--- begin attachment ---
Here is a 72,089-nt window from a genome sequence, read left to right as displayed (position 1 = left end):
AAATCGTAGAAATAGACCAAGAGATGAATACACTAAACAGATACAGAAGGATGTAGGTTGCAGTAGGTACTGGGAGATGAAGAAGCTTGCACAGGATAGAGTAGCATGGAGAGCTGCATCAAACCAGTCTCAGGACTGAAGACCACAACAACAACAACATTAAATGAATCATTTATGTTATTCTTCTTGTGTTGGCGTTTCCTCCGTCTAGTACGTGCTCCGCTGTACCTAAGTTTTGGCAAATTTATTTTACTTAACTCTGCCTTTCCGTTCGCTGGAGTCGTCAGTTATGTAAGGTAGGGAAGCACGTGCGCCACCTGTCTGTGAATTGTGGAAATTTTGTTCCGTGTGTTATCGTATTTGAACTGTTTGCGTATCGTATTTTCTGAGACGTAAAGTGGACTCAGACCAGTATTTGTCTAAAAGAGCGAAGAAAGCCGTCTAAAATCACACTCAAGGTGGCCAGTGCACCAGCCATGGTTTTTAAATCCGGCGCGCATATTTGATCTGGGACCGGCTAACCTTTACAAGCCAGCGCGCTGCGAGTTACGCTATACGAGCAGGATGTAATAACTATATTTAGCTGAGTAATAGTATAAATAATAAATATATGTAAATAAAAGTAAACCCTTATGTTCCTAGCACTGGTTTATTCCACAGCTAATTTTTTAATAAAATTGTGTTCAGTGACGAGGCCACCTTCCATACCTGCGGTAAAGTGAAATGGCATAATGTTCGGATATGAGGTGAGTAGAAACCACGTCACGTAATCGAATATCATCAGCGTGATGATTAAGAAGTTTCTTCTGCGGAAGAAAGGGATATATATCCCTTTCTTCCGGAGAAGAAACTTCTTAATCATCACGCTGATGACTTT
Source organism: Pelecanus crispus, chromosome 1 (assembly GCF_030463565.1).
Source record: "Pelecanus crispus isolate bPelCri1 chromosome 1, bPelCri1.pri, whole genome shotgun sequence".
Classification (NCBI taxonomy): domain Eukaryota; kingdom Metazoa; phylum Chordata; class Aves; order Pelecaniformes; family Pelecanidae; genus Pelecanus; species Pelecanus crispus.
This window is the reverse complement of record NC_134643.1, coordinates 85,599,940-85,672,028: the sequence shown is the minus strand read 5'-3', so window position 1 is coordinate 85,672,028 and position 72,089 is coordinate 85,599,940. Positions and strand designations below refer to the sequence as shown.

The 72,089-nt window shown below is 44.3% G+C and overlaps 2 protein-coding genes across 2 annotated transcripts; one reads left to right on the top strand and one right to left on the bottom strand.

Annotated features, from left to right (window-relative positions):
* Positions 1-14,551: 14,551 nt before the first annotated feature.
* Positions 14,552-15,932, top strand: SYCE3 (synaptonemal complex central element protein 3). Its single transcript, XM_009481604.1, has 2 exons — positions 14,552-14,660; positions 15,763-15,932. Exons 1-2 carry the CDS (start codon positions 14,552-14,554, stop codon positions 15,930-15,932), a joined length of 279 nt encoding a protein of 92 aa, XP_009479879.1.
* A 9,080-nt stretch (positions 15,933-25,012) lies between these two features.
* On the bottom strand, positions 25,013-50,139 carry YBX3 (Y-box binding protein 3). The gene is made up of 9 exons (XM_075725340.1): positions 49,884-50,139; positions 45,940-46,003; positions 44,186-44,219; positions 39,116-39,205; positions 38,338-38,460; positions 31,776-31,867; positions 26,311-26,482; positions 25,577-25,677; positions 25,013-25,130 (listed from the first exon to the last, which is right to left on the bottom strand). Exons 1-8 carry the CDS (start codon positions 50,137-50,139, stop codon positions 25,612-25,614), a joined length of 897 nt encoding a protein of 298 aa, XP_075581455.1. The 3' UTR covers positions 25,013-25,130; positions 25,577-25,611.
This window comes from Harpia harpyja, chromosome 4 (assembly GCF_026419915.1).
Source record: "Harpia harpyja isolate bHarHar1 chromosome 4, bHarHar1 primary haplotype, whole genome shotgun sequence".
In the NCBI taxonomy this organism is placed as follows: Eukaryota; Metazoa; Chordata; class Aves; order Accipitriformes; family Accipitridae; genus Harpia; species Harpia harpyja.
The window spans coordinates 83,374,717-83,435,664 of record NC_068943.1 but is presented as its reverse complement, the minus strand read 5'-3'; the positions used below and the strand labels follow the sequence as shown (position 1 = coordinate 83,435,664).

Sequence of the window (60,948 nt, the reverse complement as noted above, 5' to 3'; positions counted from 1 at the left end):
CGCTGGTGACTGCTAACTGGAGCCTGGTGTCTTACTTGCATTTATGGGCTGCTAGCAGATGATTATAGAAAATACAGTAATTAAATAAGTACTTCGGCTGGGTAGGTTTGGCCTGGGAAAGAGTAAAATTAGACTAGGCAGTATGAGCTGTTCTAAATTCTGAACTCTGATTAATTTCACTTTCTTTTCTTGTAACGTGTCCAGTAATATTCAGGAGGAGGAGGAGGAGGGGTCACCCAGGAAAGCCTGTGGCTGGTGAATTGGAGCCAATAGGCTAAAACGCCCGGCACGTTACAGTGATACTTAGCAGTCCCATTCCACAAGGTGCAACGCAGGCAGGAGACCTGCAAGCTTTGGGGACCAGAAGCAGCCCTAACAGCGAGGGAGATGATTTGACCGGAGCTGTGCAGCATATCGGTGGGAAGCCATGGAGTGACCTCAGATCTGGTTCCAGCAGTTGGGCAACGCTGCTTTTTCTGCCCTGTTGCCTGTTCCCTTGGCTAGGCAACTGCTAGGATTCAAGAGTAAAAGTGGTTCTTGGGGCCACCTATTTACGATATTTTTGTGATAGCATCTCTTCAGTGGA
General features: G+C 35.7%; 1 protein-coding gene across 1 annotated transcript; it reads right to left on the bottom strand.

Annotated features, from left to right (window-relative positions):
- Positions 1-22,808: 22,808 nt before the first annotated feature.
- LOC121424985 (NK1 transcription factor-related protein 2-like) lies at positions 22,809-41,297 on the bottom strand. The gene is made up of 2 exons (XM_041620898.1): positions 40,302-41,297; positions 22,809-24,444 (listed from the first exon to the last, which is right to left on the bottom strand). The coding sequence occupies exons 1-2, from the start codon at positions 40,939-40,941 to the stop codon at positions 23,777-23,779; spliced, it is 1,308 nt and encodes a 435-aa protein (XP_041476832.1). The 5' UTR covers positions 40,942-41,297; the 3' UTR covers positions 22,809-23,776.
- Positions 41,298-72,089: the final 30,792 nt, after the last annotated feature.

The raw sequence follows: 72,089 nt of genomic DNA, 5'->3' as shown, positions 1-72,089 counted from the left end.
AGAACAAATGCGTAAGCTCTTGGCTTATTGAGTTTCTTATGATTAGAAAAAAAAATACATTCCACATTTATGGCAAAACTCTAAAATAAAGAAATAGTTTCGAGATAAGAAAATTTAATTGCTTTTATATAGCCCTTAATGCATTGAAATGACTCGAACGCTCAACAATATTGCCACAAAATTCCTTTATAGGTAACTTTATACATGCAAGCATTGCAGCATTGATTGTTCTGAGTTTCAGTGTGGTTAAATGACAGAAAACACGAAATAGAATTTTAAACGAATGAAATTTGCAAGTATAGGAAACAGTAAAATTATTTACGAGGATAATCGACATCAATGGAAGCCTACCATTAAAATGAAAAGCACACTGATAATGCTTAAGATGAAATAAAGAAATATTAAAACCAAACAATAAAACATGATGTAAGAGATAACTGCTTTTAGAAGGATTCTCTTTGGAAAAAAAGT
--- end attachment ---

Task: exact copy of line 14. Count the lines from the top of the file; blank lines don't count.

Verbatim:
Source record: "Harpia harpyja isolate bHarHar1 chromosome 4, bHarHar1 primary haplotype, whole genome shotgun sequence".